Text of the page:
Sicily is a paradise for the senses. Its stunning beauty alone would be enough to captivate any visitor, but there is so much more. The sights, sounds, tastes, and smells of Sicily draw you right into the culture. It is a culture based on people, people who love life, where they are, and what they do. The people you meet in Sicily every day are rightfully happy and proud of this wonderful place, and it is their great pleasure to share this with you.
With such a passionate people, it is only natural that there would be great food.
A perfect combination of factors combine to make Sicilian food special. The growing conditions are ideal with a long growing season, rich volcanic soil, and plenty of sun and rain. With each season come special crops that lend their accent to the special dishes of that season.
The olive oil and wines of Sicily are amazing, one of the food world’s secrets. While wine grapes and olives are certainly the primary crops, depending on the season, you’ll see artichokes, blood oranges, lemons, fennel, eggplant, and many other top quality crops. Everywhere you look, people are growing food. A trip through the local market will quickly register what is in peak season now. Those things are what you want!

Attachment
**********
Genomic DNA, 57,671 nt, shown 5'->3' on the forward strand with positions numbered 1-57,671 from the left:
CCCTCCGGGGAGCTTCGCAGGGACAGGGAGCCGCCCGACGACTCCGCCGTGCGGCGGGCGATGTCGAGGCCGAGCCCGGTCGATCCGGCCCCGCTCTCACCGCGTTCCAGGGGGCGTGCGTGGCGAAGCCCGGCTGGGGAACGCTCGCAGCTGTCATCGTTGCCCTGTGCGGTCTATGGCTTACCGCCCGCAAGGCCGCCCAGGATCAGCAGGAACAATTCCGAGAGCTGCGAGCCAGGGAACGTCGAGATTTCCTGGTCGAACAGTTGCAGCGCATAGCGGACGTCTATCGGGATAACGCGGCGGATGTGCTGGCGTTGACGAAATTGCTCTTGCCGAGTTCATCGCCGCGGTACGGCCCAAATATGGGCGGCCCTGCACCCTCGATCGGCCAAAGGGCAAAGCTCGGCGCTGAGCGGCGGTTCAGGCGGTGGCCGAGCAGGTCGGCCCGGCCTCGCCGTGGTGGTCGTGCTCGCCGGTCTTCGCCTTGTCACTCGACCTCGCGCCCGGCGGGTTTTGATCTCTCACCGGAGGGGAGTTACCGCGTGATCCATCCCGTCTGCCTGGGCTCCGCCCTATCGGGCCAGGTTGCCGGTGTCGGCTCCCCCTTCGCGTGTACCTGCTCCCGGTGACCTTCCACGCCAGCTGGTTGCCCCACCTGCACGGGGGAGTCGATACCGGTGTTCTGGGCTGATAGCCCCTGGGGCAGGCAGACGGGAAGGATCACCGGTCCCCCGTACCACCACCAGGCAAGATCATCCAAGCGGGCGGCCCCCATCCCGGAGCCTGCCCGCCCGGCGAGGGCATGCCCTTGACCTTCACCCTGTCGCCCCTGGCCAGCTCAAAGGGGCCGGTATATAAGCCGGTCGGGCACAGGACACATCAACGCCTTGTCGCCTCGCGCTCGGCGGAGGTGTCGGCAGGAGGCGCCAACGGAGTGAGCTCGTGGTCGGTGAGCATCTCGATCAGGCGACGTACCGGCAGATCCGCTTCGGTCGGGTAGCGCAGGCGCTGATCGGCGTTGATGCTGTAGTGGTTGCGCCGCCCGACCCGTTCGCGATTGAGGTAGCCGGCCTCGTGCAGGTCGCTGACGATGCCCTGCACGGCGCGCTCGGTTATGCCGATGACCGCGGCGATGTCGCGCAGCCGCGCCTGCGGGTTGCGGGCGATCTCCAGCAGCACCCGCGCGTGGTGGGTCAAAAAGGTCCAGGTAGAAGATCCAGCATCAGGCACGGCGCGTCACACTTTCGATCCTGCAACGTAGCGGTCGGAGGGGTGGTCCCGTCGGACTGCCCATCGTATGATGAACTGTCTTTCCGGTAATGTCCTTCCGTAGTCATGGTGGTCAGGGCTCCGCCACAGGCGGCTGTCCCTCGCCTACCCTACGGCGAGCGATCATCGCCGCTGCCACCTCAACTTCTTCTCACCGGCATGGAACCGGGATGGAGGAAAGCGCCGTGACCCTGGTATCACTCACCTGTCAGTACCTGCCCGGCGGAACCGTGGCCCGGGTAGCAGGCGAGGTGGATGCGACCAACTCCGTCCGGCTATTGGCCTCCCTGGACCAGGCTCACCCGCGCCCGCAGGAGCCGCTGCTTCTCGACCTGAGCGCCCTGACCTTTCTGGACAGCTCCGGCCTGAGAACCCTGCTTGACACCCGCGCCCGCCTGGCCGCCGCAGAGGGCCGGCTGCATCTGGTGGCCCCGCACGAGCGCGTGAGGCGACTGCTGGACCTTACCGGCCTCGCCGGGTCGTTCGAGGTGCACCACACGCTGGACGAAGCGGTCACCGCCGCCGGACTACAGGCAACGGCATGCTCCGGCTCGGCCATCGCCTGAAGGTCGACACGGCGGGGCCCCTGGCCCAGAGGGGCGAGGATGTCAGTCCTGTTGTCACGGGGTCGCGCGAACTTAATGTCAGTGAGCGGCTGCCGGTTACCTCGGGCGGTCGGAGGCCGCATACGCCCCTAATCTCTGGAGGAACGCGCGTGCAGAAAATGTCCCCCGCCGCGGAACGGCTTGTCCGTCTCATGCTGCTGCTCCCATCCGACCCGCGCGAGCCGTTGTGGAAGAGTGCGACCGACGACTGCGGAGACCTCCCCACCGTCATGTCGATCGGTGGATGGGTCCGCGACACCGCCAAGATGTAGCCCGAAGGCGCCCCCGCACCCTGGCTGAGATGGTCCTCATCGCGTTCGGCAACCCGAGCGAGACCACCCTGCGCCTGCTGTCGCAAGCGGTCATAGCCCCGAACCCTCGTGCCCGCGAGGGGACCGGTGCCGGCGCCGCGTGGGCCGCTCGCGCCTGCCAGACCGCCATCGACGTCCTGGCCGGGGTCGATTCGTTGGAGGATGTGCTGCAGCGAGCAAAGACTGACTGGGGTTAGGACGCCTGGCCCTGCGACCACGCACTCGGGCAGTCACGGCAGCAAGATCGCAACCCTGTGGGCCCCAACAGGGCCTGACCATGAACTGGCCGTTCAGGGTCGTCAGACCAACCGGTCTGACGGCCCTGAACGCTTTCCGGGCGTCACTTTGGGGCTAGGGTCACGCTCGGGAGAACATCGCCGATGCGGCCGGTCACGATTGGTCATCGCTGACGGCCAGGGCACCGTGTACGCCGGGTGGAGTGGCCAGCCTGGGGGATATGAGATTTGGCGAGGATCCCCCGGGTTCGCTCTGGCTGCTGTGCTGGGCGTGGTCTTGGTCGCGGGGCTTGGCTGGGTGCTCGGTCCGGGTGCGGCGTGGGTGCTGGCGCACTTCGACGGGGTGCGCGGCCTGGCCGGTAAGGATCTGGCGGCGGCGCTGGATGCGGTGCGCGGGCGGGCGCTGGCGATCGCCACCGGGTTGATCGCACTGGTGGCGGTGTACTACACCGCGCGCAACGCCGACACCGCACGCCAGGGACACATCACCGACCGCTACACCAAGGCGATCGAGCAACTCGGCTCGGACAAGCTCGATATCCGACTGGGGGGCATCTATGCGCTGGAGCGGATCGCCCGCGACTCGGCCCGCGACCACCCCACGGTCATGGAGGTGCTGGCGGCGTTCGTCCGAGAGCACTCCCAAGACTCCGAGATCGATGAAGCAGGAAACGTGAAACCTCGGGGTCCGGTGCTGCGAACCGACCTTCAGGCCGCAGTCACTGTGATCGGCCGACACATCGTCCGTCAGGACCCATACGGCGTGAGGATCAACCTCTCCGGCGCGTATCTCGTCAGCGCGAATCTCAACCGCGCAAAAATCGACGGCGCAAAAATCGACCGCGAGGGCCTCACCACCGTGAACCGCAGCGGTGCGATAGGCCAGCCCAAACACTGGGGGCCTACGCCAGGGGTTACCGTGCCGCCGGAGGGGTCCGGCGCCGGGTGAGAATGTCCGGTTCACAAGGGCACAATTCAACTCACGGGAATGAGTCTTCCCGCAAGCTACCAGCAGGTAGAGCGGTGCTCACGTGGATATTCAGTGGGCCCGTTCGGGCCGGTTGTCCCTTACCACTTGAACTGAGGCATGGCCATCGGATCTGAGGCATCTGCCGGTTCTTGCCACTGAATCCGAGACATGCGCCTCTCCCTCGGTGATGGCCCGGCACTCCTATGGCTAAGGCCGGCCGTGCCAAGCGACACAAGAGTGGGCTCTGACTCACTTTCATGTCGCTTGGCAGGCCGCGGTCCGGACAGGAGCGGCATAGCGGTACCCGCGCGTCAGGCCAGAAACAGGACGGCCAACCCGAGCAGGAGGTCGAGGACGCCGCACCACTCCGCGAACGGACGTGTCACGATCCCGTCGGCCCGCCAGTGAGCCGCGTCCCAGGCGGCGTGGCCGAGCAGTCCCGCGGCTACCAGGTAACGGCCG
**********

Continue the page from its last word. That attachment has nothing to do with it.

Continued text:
The rich, clear waters surrounding Sicily produce an amazing array of seafood. Local markets feature beautiful fish, mollusks, and crustaceans. Restaurants typically display a table of the day’s catch on a bed of ice, backed by a mirror so diners can make selections from their seats. Restaurants are expert at preparing fish dishes to suit any tastes. At one restaurant I ate in in Aci Castello, up the coast from Catania, fishermen lined the sea wall casting for fish and others canvassed the rocks for urchins later served there.
Livestock, including cattle, sheep and goats, are often seen grazing by the roads, or even lounging on the roads. A shepherd or trusty herding dog is always close by to protect them. Fresh pastured meats, sausages, and cured meats are readily available. Also, excellent cheeses produced from the milk of these same creatures. Local pecorino laced with black peppercorns or peperoncino, yum!